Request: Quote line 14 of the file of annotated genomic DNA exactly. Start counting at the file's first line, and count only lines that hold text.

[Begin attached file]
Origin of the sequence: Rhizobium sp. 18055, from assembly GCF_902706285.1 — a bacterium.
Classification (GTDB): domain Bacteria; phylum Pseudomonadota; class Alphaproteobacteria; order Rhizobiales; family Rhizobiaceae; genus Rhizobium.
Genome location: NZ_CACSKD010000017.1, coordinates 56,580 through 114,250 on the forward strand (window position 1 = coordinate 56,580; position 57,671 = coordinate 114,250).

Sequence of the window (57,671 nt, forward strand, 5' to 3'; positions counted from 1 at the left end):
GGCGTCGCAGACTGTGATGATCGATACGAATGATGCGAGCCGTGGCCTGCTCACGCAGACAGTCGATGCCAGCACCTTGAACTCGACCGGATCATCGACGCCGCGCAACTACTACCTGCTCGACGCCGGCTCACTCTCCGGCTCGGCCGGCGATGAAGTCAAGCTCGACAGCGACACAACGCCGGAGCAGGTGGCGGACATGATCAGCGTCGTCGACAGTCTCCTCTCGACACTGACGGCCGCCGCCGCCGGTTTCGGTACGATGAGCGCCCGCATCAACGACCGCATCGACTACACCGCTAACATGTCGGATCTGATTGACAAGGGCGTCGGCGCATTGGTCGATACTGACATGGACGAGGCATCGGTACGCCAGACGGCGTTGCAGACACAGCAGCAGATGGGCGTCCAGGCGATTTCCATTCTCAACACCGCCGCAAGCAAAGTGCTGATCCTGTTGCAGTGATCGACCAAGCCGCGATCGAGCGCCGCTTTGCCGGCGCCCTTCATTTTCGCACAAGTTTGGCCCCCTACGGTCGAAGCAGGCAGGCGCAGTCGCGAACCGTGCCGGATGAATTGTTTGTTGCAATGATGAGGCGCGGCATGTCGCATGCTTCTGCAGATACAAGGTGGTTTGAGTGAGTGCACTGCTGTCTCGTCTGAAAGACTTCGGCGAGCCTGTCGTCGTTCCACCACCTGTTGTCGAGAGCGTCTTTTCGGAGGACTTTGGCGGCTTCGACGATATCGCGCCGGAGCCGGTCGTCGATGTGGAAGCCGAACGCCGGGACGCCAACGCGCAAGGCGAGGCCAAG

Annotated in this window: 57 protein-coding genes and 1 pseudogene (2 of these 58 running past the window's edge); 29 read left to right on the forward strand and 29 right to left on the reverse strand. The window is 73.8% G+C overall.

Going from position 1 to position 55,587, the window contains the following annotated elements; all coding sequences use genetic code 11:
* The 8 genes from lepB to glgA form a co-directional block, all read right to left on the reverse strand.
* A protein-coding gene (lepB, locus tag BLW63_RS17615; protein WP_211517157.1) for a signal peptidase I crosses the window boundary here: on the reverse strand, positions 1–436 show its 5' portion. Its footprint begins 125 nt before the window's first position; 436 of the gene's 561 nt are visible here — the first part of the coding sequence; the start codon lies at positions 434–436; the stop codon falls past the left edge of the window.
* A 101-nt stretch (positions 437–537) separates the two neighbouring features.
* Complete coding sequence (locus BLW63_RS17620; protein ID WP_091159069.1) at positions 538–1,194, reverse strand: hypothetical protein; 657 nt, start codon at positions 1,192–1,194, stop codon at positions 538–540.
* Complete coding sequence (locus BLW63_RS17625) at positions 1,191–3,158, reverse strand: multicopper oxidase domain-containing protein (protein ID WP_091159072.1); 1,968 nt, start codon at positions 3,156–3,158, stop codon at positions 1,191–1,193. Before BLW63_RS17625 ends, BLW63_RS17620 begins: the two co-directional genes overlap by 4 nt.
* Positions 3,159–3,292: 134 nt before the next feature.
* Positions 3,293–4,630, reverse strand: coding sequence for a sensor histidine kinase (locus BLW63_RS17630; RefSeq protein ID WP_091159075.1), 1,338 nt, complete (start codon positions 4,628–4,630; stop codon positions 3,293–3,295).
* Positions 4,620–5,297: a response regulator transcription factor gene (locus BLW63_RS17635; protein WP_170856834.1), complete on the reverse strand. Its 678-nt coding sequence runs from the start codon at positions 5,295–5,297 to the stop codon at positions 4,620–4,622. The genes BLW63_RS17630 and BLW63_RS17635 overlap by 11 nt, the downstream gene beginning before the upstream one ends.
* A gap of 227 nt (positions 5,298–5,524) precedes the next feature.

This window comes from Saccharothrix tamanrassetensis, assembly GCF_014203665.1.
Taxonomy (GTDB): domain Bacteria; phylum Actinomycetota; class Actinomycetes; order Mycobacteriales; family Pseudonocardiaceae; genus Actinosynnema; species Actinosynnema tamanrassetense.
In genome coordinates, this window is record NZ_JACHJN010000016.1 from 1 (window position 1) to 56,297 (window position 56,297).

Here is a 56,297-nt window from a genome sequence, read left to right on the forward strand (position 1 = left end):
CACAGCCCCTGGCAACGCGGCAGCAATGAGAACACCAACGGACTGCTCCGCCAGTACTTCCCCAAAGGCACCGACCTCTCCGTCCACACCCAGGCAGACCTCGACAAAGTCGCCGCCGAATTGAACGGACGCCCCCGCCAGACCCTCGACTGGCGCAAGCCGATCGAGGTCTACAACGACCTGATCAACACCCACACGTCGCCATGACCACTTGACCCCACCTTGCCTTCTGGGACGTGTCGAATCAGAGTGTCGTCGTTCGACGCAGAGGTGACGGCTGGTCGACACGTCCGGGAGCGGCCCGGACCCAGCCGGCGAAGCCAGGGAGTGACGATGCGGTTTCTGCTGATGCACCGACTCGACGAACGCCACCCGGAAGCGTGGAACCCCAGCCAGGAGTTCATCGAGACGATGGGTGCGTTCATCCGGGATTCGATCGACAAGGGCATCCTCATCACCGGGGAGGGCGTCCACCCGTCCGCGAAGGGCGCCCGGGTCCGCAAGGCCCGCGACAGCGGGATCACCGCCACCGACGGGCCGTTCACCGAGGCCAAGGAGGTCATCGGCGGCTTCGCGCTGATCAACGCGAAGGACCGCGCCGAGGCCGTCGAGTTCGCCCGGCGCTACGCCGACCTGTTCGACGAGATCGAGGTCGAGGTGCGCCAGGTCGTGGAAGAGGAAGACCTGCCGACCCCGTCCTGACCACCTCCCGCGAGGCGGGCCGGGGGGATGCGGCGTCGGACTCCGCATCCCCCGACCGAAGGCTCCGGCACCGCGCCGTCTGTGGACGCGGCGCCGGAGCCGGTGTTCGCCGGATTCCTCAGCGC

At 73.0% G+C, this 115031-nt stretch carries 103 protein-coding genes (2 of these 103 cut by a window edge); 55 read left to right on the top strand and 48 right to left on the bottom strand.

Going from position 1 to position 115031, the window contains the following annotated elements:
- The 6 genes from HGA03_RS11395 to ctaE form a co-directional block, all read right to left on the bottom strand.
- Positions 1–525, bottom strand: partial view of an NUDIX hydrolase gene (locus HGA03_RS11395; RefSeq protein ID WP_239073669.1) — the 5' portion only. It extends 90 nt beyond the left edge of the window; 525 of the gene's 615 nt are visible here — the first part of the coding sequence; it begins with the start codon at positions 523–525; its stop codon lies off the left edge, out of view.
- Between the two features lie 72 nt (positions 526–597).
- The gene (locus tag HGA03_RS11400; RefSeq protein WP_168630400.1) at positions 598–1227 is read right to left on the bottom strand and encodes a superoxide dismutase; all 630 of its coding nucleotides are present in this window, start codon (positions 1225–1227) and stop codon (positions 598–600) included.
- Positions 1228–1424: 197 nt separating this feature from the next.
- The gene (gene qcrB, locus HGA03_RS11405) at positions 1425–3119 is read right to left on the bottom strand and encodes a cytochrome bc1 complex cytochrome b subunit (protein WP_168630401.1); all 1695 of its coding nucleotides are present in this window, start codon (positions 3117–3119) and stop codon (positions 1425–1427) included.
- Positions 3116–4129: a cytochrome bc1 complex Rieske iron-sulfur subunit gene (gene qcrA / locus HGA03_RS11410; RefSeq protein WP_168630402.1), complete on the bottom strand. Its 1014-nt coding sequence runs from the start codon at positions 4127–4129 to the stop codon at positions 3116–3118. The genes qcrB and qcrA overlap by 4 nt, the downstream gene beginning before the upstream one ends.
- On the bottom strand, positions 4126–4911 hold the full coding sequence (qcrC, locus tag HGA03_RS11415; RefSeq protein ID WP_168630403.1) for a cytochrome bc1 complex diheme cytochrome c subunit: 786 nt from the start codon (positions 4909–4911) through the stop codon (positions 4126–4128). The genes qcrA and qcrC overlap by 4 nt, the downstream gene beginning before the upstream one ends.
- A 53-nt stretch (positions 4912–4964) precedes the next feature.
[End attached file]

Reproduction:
* Positions 3,293–4,630, reverse strand: coding sequence for a sensor histidine kinase (locus BLW63_RS17630; RefSeq protein ID WP_091159075.1), 1,338 nt, complete (start codon positions 4,628–4,630; stop codon positions 3,293–3,295).